How rich are you? |

How rich are you?

Rich Mayfield

A long hike by a beautiful river serves as a gentle reminder of one of life’s more painful lessons: All is not what it seems.

The cascading waters offer a tantalizing invitation to dip and drink deep from its bounty, but those of us who have fallen for the enticement can tell horror stories of ugly bouts of giardia lamblia, an intestinal affliction that causes cascades of another kind. The picturesque mountain stream hides an upsetting secret.

There have been countless occasions where, in the privacy of my office, visitors have confessed their disappointment with their own situation and their envy of another’s. Often the very object of their desire is known, by yours truly, to have disappointments of their own.

“If only I could have a husband like _________,” my visitor would sigh not knowing that Mrs. ____________ would probably give him up in a minute.

“Why can’t I have children like _____________,” a frustrated parent will lament, ignorant of the myriad of court appearances and hospital visits that idealized family has endured.

As long as there have been sages to sage, they have reminded us, in one way or another, “The grass is always greener on the other side of the fence.”

Yet, at enormous personal cost, as well as deep and profound suffering, we continue to cast envious eyes on others, seeking to convince ourselves our lives could be so much better, if only we could live somebody else’s life.

It doesn’t take a genius to realize that Hollywood has built an empire on just such wishful thinking. (Curiously, it seems even those actively involved in this can get caught up in its deception, often trading houses or spouses for something better just across the fence.) Impressionable adolescents starve themselves into becoming another Brittany Spears. Teen-age boys risk their lives and the lives of others seeking to imitate the unprotected sexual conquests they see depicted constantly on the big screen. We, of the older and wiser population, act just as young and foolish convincing ourselves inner peace will be ours just as soon as we manage to get a few outer items rearranged.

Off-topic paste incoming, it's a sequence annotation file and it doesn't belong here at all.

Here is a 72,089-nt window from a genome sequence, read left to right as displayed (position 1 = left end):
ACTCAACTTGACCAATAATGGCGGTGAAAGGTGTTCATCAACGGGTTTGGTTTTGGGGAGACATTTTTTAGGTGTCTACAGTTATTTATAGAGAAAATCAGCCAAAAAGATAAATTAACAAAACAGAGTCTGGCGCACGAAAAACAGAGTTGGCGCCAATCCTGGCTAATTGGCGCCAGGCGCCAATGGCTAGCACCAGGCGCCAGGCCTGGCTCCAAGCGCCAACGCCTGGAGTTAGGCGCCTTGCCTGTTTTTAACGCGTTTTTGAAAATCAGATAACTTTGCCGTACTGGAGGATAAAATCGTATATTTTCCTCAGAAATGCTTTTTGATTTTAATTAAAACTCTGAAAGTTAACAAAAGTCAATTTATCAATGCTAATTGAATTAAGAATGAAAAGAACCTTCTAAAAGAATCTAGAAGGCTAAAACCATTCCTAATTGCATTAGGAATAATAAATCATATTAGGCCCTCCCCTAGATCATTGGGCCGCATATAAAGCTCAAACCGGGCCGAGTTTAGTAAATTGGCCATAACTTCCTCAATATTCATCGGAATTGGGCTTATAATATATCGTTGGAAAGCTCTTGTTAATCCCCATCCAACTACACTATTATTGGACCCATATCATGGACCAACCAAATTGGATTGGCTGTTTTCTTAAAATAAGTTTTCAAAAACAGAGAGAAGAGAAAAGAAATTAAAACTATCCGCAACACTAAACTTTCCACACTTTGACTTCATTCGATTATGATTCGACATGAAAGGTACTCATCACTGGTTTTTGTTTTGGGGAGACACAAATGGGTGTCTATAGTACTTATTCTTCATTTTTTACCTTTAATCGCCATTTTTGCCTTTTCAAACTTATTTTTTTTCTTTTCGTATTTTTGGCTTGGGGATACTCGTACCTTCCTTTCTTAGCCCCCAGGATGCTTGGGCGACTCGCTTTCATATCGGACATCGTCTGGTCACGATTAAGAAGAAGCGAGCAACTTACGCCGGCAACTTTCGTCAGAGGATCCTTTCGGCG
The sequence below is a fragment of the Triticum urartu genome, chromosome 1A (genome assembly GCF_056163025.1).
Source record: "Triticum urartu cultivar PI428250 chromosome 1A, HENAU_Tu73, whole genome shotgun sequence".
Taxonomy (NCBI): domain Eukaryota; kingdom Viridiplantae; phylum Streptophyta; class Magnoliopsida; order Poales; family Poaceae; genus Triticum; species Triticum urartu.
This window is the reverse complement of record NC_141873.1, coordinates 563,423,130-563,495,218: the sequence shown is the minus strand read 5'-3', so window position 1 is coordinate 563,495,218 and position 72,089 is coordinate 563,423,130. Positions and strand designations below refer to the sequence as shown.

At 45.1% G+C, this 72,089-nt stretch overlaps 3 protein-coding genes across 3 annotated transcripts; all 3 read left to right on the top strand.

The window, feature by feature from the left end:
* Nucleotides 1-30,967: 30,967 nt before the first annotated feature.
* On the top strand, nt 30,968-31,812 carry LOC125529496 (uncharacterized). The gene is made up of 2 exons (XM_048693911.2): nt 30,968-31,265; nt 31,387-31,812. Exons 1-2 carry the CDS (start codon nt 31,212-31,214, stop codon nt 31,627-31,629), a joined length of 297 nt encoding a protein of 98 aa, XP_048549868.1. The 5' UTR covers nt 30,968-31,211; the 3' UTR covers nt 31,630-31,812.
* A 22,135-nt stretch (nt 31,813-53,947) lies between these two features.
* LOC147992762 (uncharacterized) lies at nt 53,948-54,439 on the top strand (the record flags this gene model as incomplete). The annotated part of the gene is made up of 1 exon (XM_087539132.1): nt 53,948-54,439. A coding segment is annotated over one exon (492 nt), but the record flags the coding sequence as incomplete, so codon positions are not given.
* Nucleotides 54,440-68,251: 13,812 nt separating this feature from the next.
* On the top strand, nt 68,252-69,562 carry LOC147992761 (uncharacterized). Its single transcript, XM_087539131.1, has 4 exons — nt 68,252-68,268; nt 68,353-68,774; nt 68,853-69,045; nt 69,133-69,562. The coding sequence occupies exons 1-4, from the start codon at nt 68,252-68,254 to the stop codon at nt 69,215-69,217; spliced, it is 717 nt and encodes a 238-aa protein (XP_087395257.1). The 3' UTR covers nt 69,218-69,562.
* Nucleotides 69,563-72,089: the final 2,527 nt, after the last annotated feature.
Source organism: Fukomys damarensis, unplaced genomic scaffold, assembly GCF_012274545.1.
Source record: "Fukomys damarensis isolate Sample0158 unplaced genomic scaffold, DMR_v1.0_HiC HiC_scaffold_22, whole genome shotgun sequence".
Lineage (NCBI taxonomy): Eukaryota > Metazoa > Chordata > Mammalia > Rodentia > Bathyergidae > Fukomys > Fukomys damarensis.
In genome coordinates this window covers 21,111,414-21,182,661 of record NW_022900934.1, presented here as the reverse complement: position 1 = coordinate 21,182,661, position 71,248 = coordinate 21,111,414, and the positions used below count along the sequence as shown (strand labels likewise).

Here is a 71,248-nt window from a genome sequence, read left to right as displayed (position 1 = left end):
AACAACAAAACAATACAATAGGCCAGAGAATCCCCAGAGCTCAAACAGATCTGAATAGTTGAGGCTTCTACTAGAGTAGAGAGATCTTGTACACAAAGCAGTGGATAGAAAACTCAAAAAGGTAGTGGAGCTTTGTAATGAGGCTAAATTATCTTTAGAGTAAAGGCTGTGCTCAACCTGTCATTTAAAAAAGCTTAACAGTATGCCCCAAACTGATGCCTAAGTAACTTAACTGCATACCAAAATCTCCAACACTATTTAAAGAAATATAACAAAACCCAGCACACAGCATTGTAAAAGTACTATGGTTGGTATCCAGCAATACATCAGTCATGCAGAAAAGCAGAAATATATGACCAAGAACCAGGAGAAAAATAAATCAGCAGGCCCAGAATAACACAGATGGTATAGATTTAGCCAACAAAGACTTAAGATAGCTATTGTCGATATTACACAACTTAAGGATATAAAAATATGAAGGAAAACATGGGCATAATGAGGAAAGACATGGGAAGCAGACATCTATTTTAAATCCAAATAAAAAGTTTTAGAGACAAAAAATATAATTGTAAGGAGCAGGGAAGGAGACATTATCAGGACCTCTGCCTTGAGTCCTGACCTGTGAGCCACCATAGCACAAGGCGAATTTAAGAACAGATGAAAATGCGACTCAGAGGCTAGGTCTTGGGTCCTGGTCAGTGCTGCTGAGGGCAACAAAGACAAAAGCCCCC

It may be apocryphal but I’ve read a story of how, after President Kennedy’s inauguration, Richard Nixon mused to a friend there were some parts of the inaugural address he would have liked to have said himself. The friend asked, “Do you mean the part about “Ask not what your country can do for you … ?'” “No,” replied Nixon, “the part beginning “I do solemnly swear…'” Nixon was convinced that being president would fulfill his deepest desires and bring him ultimate happiness. What it actually brought was something very different indeed.

The Talmud reminds us, “We see things not as they are. We see things as we are.” Our self-delusions shape our reality, often leading us to an understanding of a reality that is anything but.

Still, there are exceptions. Many a man and woman have managed to make more than a little out of their lives ignoring my advice. I don’t know how John D. Rockefeller fared in the personal happiness department, but I do have it on good authority that when he was asked how much was enough, he replied, “Just a little bit more.” Who knows? It may have worked for old John D., although I doubt it. With his attitude, I suspect he was much poorer than most of us could ever imagine.

Rich Mayfield is pastor of the Lord of the Mountains Lutheran Church and regular columnist for the Summit Daily News.

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